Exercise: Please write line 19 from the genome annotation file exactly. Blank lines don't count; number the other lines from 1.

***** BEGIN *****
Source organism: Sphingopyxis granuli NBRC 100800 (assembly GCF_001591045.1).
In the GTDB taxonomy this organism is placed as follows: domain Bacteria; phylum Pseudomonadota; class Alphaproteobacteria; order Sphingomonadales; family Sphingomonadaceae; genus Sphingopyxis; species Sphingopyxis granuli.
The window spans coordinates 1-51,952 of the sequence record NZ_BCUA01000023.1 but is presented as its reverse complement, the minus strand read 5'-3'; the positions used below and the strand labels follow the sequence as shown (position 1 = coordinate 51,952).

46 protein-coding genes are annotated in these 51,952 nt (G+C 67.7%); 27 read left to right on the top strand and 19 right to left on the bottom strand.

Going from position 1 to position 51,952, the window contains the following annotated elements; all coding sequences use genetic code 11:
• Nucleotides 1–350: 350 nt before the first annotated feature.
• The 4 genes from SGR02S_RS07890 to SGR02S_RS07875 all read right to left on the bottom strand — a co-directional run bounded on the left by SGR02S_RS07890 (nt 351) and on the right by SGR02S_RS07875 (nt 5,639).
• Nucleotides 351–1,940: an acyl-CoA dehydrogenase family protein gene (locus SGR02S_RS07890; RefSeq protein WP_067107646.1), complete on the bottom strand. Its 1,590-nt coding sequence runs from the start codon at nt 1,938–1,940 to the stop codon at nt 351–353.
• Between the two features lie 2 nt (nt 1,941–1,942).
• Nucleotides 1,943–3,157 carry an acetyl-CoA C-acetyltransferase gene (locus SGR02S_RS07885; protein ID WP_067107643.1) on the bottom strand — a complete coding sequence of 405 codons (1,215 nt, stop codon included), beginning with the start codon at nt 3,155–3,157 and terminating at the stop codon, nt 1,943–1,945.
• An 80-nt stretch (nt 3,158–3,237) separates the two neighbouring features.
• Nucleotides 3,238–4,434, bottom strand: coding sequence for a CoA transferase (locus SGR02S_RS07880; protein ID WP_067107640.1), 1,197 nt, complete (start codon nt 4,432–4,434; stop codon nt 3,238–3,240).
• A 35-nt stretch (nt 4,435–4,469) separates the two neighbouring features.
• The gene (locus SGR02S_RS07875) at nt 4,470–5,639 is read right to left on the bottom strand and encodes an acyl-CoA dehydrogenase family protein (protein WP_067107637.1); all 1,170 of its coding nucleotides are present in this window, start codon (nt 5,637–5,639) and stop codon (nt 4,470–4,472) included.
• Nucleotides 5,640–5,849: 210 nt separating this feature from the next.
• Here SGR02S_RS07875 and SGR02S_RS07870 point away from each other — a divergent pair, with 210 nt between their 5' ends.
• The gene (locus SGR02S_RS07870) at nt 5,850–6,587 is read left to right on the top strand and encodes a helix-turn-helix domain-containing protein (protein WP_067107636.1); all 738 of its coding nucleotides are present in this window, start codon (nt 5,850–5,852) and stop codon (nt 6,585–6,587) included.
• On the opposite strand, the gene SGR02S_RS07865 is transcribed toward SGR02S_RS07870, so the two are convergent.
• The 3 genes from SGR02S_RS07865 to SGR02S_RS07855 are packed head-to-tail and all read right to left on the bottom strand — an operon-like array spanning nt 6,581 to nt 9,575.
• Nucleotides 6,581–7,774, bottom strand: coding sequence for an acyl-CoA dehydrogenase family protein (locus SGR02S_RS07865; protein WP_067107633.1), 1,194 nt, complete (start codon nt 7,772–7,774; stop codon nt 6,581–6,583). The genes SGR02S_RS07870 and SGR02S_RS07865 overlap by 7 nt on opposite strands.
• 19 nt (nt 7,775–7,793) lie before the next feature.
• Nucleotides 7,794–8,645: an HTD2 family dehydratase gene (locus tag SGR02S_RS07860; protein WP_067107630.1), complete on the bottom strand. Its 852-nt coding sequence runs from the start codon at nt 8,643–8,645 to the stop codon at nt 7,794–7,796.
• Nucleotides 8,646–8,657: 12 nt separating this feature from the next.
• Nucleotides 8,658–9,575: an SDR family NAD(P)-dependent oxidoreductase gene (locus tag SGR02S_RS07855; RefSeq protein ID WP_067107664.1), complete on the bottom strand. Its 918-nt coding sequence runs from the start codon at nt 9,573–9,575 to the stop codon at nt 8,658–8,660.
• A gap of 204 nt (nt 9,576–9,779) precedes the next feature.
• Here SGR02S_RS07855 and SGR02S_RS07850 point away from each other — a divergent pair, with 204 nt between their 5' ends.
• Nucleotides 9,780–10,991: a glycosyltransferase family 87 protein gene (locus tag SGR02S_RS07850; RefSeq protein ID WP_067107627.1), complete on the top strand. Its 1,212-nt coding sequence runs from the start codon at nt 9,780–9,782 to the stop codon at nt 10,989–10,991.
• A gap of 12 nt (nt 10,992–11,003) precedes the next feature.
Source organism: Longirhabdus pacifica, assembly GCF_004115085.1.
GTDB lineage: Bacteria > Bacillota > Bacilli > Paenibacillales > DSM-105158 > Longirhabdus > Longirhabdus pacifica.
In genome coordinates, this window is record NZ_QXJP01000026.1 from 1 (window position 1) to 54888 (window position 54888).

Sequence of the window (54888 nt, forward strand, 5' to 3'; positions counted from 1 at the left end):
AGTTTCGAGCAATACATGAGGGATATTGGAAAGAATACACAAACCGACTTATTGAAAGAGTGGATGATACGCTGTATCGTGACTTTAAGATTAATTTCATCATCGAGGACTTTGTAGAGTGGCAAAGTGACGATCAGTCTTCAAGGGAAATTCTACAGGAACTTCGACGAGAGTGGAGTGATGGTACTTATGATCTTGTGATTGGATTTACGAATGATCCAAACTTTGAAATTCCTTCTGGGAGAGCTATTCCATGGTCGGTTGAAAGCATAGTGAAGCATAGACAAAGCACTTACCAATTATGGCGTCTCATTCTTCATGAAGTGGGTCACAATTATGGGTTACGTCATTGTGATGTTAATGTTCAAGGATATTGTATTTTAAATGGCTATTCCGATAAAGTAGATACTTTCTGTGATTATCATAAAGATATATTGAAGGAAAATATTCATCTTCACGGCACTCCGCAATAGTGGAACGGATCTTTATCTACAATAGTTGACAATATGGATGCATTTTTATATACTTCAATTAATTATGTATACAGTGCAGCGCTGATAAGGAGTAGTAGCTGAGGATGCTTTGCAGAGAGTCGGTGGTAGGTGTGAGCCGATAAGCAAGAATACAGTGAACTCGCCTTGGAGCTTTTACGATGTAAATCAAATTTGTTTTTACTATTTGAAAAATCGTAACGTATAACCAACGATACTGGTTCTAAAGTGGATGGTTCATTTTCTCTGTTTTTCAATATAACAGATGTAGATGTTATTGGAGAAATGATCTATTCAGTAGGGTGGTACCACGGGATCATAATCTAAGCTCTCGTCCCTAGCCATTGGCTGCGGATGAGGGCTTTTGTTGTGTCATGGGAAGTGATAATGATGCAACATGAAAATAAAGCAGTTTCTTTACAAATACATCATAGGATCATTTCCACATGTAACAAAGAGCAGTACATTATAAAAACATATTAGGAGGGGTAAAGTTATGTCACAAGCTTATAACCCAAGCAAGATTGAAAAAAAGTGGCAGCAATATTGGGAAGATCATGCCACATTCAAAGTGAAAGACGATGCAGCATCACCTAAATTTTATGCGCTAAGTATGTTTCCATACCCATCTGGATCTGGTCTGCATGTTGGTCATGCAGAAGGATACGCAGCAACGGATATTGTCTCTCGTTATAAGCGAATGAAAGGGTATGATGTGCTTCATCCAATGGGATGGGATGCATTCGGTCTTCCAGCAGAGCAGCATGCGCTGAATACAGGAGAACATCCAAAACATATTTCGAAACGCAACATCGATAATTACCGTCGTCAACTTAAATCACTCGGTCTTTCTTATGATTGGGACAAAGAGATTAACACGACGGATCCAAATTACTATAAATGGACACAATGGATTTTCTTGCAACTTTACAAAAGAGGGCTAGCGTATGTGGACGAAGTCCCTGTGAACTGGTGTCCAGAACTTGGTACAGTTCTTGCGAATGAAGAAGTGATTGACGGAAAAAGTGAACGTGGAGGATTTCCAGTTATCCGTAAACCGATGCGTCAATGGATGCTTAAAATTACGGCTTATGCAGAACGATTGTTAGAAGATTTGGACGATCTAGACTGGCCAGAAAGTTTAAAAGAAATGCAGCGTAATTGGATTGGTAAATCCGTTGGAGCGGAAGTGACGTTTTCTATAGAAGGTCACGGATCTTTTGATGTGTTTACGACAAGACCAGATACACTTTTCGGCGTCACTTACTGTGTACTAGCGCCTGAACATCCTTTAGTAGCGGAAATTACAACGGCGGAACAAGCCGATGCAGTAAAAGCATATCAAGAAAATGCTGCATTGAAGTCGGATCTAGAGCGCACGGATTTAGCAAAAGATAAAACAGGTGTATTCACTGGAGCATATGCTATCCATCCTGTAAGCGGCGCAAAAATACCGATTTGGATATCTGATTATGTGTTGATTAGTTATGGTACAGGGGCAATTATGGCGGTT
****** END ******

• The 3 genes from SGR02S_RS07865 to SGR02S_RS07855 are packed head-to-tail and all read right to left on the bottom strand — an operon-like array spanning nt 6,581 to nt 9,575.